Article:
After a heated partisan debate, the House gave final approval Saturday to a measure that would permanently expand access to ballot drop-off boxes around the state and establish a more robust ballot tracking system.
House Bill 1047, introduced by Del. Jheanelle K. Wilkins (D-Montgomery) has been touted by Democratic lawmakers and advocates as a way to improve voter confidence in mail-in voting while also expanding access to popular ballot drop-off boxes. In addition to expanding drop-off boxes and ballot tracking, the bill would also allow voters to “cure” absentee ballots that contain errors.
Wilkins emphasized that the 2020 elections, which saw unprecedented mail-in ballot use, went smoothly in the state. Voters overwhelmingly embraced both mail-in voting and ballot drop-boxes during the November election, and Wilkins noted many of the bill’s proposals are meant to further shore-up the security of mail-in ballots.
But as with other efforts to expand mail-in voting, Republicans repeated their concerns about ballot harvesting, or the mass collection and turning in of absentee ballots. Republicans in both the House and Senate have unsuccessfully attempted amendments to restrict the number of ballots a person can drop-off on several bills this legislative session.
The proposal caused the most substantive and intense debate out of the dozens of bills the House gave final approval during a Saturday session with “crossover day” fast approaching on Monday. The debate at times veered into a partisan argument over the security of mail-in ballots, with Democratic lawmakers noting the lack of evidence to support worries over mail-in ballot fraud in election and Republicans saying the state should put additional restrictions in place.
Del. Dereck E. Davis (D-Prince George’s) slammed Republicans for continuing to question the security of mail-in ballots despite a lack of evidence of fraud in the 2020 election, and called the rhetoric “dangerous.”
And Del. Lauren C. Arikan (R-Baltimore and Harford counties) slammed Democrats for dismissing Republican concerns about mail-in ballot security, and read off a list of countries that require more stringent voter identification measures. She, along with other Republican lawmakers, argued the state doesn’t have enough safeguards on mail-in voting.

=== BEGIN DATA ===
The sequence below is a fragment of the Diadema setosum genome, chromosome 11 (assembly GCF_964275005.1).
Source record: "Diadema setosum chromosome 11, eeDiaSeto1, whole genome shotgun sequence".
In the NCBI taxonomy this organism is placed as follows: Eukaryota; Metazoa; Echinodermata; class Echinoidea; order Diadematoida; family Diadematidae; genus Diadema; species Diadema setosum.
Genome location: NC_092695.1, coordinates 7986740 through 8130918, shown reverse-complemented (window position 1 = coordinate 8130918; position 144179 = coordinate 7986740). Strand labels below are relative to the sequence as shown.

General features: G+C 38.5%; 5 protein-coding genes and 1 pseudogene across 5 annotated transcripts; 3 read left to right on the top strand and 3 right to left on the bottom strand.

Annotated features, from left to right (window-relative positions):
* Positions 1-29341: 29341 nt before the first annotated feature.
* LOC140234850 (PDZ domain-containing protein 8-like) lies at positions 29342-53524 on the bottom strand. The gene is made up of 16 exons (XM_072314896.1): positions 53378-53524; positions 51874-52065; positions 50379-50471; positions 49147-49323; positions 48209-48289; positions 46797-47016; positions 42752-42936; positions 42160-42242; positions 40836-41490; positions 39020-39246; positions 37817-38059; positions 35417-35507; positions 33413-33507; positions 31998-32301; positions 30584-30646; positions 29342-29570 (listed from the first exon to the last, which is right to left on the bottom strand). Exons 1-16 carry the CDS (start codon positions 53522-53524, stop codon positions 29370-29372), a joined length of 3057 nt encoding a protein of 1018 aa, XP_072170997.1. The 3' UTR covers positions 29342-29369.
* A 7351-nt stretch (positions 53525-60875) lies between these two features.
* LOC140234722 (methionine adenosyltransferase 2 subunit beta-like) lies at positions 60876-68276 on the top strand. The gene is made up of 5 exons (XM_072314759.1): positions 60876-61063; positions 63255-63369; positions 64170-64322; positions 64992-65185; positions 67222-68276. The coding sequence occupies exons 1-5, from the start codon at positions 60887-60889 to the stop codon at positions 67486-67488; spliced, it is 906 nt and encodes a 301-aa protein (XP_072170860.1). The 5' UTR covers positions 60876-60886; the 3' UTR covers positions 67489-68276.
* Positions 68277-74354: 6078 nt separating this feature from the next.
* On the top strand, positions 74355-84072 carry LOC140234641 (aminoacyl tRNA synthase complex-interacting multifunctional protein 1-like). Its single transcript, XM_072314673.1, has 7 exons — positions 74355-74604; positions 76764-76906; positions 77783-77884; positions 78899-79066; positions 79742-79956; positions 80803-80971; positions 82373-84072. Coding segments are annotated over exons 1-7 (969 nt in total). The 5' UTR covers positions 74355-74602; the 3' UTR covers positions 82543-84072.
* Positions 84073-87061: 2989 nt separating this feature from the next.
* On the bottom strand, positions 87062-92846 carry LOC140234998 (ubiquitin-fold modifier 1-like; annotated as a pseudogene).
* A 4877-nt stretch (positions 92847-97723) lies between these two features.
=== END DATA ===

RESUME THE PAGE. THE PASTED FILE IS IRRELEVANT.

“We have no way of knowing or proving that there was no stuffing of ballots,” Arikan said.
House Majority Leader Eric G. Luedtke (D-Montgomery) acknowledged that some may try to cheat elections – but cited the slew of security measures already in place to catch attempted fraud.
“Voter fraud exists,” Luedke said. “And we have a system built to stop it.”
Wilkins said she was “surprised” at Republican pushback on the bill, since it sets up additional security measures for ballot drop-off boxes like requiring video surveillance. The proposal ultimately passed the House in a 95-38 vote.
Another voting access bill sponsored by Wilkins was debated on the chamber floor Saturday.
House Bill 222 would expand access to the ballot to Maryland’s prison population by requiring correctional facilities to give people voter registration forms upon their release and provide ballot drop boxes inside facilities for inmates to submit their votes.
Under state law, incarcerated individuals maintain the ability to vote if they are serving time for a misdemeanor or are being held pre-trial. People convicted of felony crimes regain their ability to vote once their sentence has been completed.
Anyone convicted of buying or selling votes permanently loses their registration eligibility.
The bill would also require the state and local boards of elections to provide voter registration forms to incarcerated individuals at least 30 days before the registration window closes, and educate inmates about their voting eligibility and absentee ballots.
Republicans questioned Wilkins about how voting would be regulated behind prison walls.
Del. Johnny Mautz (R-Upper Shore) introduced an amendment to require the State Board of Elections to “ensure election integrity [and] prevent voter fraud and voting rights violations.”
Mautz expressed concern about ballot security in correctional facilities, noting that polling places and ballot drop boxes are very carefully watched and regulated.
Wilkins responded that the bill includes an ombudsman to oversee implementation with the Department of Public Safety and Correctional Services and local jails.
The Department of Public Safety and Correctional Services would also craft regulations to guide the voting process, as well establishing secure voter drop boxes.
“What the bill more importantly does is to make sure that we have a clear process to ensure the right to vote for those incarcerated individuals who have just as much of a right to vote as we do,” Wilkins said.
The bill is expected to receive a final vote Monday.
Bennet Leckrone & Hanna Gaskill